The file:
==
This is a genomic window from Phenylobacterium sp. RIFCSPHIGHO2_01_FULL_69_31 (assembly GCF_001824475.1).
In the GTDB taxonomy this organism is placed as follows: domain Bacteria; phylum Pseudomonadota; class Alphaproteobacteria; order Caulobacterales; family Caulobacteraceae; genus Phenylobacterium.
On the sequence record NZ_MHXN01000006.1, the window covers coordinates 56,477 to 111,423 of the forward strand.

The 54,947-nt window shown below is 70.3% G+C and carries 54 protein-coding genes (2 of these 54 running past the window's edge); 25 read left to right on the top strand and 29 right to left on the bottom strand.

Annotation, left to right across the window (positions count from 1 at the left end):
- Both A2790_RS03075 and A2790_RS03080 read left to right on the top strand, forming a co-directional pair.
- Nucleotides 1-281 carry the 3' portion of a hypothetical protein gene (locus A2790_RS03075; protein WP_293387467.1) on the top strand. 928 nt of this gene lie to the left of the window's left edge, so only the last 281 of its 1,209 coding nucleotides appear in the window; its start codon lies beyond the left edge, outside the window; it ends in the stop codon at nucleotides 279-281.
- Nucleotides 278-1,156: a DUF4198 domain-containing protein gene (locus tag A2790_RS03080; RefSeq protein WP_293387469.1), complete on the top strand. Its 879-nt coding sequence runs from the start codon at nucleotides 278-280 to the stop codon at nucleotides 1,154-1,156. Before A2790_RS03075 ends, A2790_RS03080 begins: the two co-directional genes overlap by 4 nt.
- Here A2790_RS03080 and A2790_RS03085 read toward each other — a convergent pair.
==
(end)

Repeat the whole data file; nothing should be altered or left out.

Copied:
This is a genomic window from Phenylobacterium sp. RIFCSPHIGHO2_01_FULL_69_31 (assembly GCF_001824475.1).
In the GTDB taxonomy this organism is placed as follows: domain Bacteria; phylum Pseudomonadota; class Alphaproteobacteria; order Caulobacterales; family Caulobacteraceae; genus Phenylobacterium.
On the sequence record NZ_MHXN01000006.1, the window covers coordinates 56,477 to 111,423 of the forward strand.

The 54,947-nt window shown below is 70.3% G+C and carries 54 protein-coding genes (2 of these 54 running past the window's edge); 25 read left to right on the top strand and 29 right to left on the bottom strand.

Annotation, left to right across the window (positions count from 1 at the left end):
- Both A2790_RS03075 and A2790_RS03080 read left to right on the top strand, forming a co-directional pair.
- Nucleotides 1-281 carry the 3' portion of a hypothetical protein gene (locus A2790_RS03075; protein WP_293387467.1) on the top strand. 928 nt of this gene lie to the left of the window's left edge, so only the last 281 of its 1,209 coding nucleotides appear in the window; its start codon lies beyond the left edge, outside the window; it ends in the stop codon at nucleotides 279-281.
- Nucleotides 278-1,156: a DUF4198 domain-containing protein gene (locus tag A2790_RS03080; RefSeq protein WP_293387469.1), complete on the top strand. Its 879-nt coding sequence runs from the start codon at nucleotides 278-280 to the stop codon at nucleotides 1,154-1,156. Before A2790_RS03075 ends, A2790_RS03080 begins: the two co-directional genes overlap by 4 nt.
- Here A2790_RS03080 and A2790_RS03085 read toward each other — a convergent pair.